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NRA board member Ted Nugent: Parkland survivors “have no soul”

Nugent is the latest conservative to personally attack the teenage shooting survivors.

Ted Nugent speaks at the 2015 NRA Annual Convention.
Ted Nugent speaks at the 2015 NRA Annual Convention.
Terry Wyatt/Getty Images

Ted Nugent, a National Rifle Association (NRA) board member and rock musician, became the latest to lob personal attacks at the teenage Parkland, Florida, shooting survivors who organized the March for Our Lives — saying that the kids are “liars,” “poor, mushy-brained children,” and even “soulless” during an interview on March 30 with The Joe Pags Show, a nationally syndicated conservative radio show.

“All you have to do now is not only feel sorry for the liars, but you have to go against them and pray to God that the lies can be crushed and the liars can be silenced so that real measures can be put into place to actually save children’s lives,” Nugent said.

Many conservatives have been critical of the Parkland survivors’ political beliefs, which isn’t too surprising given that they generally want gun control. But some, like Nugent, have gone further than that — attacking the kids for unrelated and often personal aspects of their lives.

On the radio show, Nugent claimed that the left had lied to the Parkland students, which he said meant they were committing “spiritual suicide.”

“To attack the good, law-abiding families of America when well-known, predictable murderers commit these horrors is deep in the category of soulless,” Nugent continued. “These poor children — I’m afraid to say and it hurts me to say this, but the evidence is irrefutable — they have no soul.”

It’s not unusual for politics to get personal, though it’s particularly glaring when prominent pundits and even lawmakers are going after teenagers in such a personal way. But Nugent’s comments aren’t a one-off incident — they’re part of a broader campaign of politically motivated character assassination.

Nugent isn’t the only conservative attacking the Parkland survivors

Other examples of false, bizarre, and personal conservative attacks on March for Our Lives leaders:

  • Right-wing conspiracy theorist Alex Jones, the host of Infowars, has pushed conspiracy theories that the March for Our Lives organizers are “being funded” and “given scripts” — insinuating that they’re actors.
  • Conservative documentarian and noted troll Dinesh D’Souza tweeted in February, “How interesting to hear students who can’t support themselves for one day giving us lectures about American social policy.”
  • The campaign of Rep. Steve King (R-IA), who has a history of racism, posted a meme on his Facebook page mocking March for Our Lives organizer Gonzalez for her Cuban heritage. The meme stated, “This is how you look when you claim Cuban heritage yet don’t speak Spanish and ignore the fact that your ancestors fled the island when the dictatorship turned Cuba into a prison camp, after removing all weapons from its citizens; hence their right to self defense.”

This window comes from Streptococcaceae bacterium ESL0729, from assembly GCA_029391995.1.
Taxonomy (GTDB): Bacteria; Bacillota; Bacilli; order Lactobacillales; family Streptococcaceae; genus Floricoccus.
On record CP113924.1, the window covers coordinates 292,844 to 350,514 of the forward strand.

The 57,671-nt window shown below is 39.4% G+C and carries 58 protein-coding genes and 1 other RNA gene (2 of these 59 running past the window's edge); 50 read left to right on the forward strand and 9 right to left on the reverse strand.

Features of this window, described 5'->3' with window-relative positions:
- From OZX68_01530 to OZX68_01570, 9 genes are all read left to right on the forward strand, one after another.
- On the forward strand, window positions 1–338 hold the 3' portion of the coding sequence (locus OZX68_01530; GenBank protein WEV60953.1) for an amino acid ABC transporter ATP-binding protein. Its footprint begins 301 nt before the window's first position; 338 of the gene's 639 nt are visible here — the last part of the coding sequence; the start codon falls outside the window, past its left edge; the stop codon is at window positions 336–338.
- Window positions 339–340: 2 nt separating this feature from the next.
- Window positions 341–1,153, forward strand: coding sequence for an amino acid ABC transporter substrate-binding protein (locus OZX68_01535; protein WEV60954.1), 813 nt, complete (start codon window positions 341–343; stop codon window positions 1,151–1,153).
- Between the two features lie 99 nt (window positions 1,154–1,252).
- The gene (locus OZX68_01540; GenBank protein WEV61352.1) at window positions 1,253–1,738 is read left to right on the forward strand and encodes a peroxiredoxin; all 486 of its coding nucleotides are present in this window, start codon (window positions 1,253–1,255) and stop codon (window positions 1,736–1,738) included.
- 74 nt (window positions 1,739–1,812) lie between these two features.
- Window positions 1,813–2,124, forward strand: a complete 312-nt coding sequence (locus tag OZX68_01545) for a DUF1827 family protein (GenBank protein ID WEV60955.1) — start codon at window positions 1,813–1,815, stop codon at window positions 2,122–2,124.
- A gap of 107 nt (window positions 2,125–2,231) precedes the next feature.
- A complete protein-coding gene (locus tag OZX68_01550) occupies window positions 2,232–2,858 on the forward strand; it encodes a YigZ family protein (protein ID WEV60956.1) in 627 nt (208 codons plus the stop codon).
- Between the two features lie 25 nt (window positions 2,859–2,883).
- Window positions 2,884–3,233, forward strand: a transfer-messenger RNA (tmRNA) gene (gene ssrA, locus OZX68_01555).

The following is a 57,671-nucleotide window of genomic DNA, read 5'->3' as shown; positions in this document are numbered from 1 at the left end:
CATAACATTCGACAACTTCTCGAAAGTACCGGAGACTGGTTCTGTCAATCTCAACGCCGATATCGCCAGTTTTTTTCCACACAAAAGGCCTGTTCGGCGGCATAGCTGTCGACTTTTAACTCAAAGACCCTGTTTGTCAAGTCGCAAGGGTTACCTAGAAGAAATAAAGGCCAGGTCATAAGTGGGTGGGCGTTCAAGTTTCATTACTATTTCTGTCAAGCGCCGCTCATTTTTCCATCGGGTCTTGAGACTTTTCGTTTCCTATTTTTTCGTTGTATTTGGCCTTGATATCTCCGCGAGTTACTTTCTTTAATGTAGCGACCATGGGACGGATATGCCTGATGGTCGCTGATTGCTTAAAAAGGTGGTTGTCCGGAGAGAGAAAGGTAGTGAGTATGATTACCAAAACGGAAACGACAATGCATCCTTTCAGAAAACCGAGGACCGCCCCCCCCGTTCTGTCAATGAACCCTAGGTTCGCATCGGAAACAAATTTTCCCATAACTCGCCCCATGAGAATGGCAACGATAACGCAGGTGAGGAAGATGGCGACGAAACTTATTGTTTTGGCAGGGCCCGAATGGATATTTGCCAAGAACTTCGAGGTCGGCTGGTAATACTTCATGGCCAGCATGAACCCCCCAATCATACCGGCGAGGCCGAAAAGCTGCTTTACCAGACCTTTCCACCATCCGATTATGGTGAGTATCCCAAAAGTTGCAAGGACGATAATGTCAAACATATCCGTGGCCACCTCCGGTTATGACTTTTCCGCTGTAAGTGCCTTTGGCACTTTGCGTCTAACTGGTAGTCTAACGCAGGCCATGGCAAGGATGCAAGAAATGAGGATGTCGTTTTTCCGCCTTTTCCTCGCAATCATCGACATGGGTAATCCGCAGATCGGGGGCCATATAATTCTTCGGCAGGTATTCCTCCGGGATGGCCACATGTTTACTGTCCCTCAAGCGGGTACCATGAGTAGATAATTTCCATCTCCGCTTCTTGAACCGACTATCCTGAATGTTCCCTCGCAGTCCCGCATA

Posted by Steve King on Sunday, March 25, 2018
  • On Twitter, conservative figures, including actor Adam Baldwin, have shared fake images of Gonzalez tearing up the US Constitution. In the real image, she was tearing up a gun target.
  • The conservative outlet Breitbart rounded up tweets that falsely suggested Hogg performed a Nazi salute during the March for Our Lives in Washington, DC.
  • Infowars’ Jones also put out a video of Hogg’s March for Our Lives speech dubbed with an Adolf Hitler speech, and a separate video that depicted Gonzalez as a member of the Hitler Youth.
  • Leslie Gibson, a Republican candidate for the Maine state House, called Gonzalez a “skinhead lesbian” and Hogg a “moron” and a “baldfaced liar.” The comments drew so much criticism that he dropped out of the race.
  • Rick Santorum, a former Republican senator from Pennsylvania, argued that instead of advocating for gun control, Parkland survivors should take personal responsibility for preventing deadly shooters — and learn CPR: “How about kids instead of looking to someone else to solve their problem, do something about maybe taking CPR classes or trying to deal with situations that when there is a violent shooter that you can actually respond to that.” Santorum later said he misspoke.
  • Several conservative outlets falsely suggested that Gonzalez admitted to bullying the Parkland shooter. This is part of a broader victim-blaming campaign: It has become a common talking point to insinuate that the shooter only carried out the attack because he was socially isolated, so students should have tried to befriend him to prevent the shooting. (A Stoneman Douglas student wrote an op-ed in the New York Times in response to the claim, detailing the time she tried to befriend the shooter to no avail.)
  • Fox News host Laura Ingraham on Twitter mocked Hogg for getting rejected by four colleges. After Hogg called on advertisers to boycott her show, Ingraham apologized. Companies from Hulu to Nestle have continued dropping ads on her program anyway.
  • Frank Stallone, actor and brother of Sylvester Stallone, on Twitter called Hogg a “pussy,” saying that he’s “getting a little too big for his britches” and that “someone from his age group is dying to sucker punch this rich little bitch.” Stallone also called Gonzalez “another headline grabbing clown.” Stallone quickly deleted the tweets and later apologized for his remarks.

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